We are also light by which people around us come to see what is worth seeing. By the very quality and integrity of our lives, we shed light, illumining what is beautiful and revealing what is ugly. The clear implication is that, without vibrant Christians, the world is a much worse place.

– Bishop Robert Barron

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“Dear Jesus, help me to spread Thy fragrance everywhere I go. Flood my soul with Thy spirit and life. Penetrate and possess my whole being so utterly that all my life may only be a radiance of Thine. Shine through me, and be so in me that every soul I come in contact with may feel Thy presence in my soul. Let them look up and see no longer me but only Jesus! Stay with me, and then I shall begin to shine as Thou shinest, so to shine as to be a light to others; the light, O Jesus, will be all from Thee; none of it will be mine; it will be Thou shining on others through me. Let me thus praise Thee in the way Thou dost love best by shining on those around me. Let me preach Thee without preaching, not by words but by my example, by the catching force of the sympathetic influence of what I do, the evident fullness of the love my heart bears to Thee. Amen.”

– Cardinal John Henry Newman, “Radiating Christ”

May the virtues of faith, hope, and love go with you today – DV.

 

 

[1] Curtis Mitch and Edward Sri, The Gospel of Matthew, Catholic Commentary on Sacred Scripture (Grand Rapids, MI: Baker Academic, 2010), 92.

His Compassion

Scripture Reading

The Apostles gathered together with Jesus
and reported all they had done and taught.
He said to them,
“Come away by yourselves to a deserted place and rest a while.” 
People were coming and going in great numbers,
and they had no opportunity even to eat.
So they went off in the boat by themselves to a deserted place.
People saw them leaving and many came to know about it.
They hastened there on foot from all the towns
and arrived at the place before them.

When Jesus disembarked and saw the vast crowd,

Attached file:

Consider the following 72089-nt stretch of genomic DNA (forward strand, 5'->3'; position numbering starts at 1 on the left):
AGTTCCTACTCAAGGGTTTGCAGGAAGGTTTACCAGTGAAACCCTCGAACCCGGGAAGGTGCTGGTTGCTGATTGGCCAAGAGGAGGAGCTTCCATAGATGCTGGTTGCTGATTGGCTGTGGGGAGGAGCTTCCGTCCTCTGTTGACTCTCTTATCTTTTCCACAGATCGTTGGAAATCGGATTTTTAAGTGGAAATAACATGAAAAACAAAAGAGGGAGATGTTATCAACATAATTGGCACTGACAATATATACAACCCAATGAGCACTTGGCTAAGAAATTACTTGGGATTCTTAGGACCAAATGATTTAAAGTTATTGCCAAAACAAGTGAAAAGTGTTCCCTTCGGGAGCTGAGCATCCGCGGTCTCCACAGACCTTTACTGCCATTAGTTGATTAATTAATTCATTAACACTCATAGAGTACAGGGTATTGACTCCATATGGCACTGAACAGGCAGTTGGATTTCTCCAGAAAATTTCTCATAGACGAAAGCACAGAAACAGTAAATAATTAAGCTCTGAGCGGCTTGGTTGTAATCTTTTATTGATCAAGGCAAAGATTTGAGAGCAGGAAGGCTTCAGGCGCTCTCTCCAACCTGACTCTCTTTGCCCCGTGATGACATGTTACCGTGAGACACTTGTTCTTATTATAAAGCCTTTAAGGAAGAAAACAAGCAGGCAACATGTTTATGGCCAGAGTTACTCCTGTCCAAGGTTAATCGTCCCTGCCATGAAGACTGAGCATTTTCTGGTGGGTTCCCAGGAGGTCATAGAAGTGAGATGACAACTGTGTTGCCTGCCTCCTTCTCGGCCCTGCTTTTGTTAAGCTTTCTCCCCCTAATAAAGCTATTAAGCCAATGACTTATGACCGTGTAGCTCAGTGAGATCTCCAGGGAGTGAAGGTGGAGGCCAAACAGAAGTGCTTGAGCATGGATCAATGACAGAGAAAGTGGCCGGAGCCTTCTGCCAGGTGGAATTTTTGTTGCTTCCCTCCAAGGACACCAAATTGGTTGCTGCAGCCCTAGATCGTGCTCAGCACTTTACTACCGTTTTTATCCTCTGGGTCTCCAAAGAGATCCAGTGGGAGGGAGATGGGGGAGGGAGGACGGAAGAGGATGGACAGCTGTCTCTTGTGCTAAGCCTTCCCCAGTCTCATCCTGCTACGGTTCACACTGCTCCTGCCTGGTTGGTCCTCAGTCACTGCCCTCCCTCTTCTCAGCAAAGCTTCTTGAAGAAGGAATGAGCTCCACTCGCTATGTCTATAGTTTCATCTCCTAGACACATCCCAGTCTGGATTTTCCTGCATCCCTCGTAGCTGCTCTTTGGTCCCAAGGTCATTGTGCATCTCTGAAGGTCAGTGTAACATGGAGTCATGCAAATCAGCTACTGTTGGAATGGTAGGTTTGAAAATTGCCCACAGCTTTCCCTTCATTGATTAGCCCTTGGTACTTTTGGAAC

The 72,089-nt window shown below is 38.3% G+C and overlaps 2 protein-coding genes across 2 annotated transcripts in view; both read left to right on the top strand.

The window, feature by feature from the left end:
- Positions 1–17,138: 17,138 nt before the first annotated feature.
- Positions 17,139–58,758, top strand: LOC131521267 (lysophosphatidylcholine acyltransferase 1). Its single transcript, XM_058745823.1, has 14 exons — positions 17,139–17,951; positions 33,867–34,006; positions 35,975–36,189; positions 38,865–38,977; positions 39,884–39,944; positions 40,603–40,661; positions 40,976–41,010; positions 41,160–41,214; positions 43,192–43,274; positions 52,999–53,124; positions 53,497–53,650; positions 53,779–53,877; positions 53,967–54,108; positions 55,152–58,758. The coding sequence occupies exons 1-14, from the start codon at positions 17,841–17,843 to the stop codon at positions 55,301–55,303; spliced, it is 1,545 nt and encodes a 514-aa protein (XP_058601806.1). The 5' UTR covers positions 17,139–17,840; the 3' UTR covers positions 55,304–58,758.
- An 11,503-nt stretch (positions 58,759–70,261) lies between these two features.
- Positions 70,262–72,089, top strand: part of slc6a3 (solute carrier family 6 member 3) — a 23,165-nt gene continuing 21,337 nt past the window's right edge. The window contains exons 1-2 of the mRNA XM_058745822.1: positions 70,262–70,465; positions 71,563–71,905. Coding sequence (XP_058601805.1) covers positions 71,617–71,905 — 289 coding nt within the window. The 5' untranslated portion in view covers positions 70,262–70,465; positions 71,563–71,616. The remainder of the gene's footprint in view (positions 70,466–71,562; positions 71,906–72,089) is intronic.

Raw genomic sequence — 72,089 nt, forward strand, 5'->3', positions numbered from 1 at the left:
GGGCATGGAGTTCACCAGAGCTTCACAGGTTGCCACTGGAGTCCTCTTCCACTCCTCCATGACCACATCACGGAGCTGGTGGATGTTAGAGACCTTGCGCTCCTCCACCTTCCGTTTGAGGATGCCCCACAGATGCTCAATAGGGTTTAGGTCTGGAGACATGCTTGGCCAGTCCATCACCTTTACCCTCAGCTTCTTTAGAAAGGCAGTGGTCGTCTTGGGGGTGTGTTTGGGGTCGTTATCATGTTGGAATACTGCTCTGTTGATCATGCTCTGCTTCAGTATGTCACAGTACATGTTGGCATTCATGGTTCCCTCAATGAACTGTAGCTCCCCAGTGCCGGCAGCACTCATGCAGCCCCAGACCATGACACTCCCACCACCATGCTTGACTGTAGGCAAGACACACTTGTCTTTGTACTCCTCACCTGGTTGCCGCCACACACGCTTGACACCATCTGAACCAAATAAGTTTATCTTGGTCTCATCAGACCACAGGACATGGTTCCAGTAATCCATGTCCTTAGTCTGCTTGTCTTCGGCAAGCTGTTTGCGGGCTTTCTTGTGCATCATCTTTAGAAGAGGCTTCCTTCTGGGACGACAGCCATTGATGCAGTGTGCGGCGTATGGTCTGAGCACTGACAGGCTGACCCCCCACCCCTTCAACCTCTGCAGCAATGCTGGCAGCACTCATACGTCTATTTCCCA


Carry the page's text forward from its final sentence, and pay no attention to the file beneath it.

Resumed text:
his heart was moved with pity for them,
for they were like sheep without a shepherd;
and he began to teach them many things.
(Mark 6:30-34)

 

Scripture Study

6:30 After the interlude on the death of John the Baptist, Mark picks up where he left off with the mission of the †apostles (6:7–13), who now return to Jesus and report to him all they had done and taught. Although Jesus’ recent instructions (6:7–11) did not mention teaching, it was part of the ministry for which he had appointed them (3:14).

6:31–32 Jesus recognizes that after their period of intense apostolic labors, the Twelve need to be refreshed once again in his presence and in their fellowship with one another. To “be with him” remains a requirement of fruitful apostleship that must be constantly renewed (3:14; see John 15:4). The deserted place recalls the desert of 1:3–13, a place of testing but also a place of solitude and retreat where God’s people withdraw from the world for special intimacy with him. Jesus’ desire to give them rest evokes the rest that God pledges to give his people in the promised land (Exod 33:14; Deut 12:10; see Heb 4:9–11). It also shows his concern for the practical, physical needs of those who spend themselves in his service.

6:33 The moment word gets out that Jesus is taking off by boat the people anticipate where he will go and run there on foot, arriving before them. By the time the boat lands the shore is no longer deserted but lined with a “vast crowd.”

6:34 The hoped-for retreat has been sabotaged. But instead of reacting with exasperation Jesus is moved with pity at the sight of the needy crowds. This is one of the few occasions where Mark gives us a glimpse into the emotions of Jesus, here using a verb that connotes a deeply felt, gut reaction (see 1:41; 8:2). Pity, or compassion, is one of the most distinctive attributes of God (Ps 86:15; Isa 54:7–8; Hosea 11:8). Jesus recognizes that the people are like sheep without a shepherd, a phrase often used to describe the condition of God’s people in the absence of sound leadership. Mark hints that Jesus himself is the divine Shepherd (see John 10:1–18), the fulfillment of God’s promise to care for his people directly and no longer through an intermediary.

In Matthew’s version of this incident, Jesus responds to the people’s need by healing the sick (Matt 14:14). But for Mark, Jesus exercises his saving power first and foremost by teaching. Indeed his teaching is healing, since it liberates people from their captivity to evil (see Mark 1:27). At the same time, his teaching is feeding, since by proclaiming the good news of the kingdom Jesus is satisfying their spiritual hunger.[1]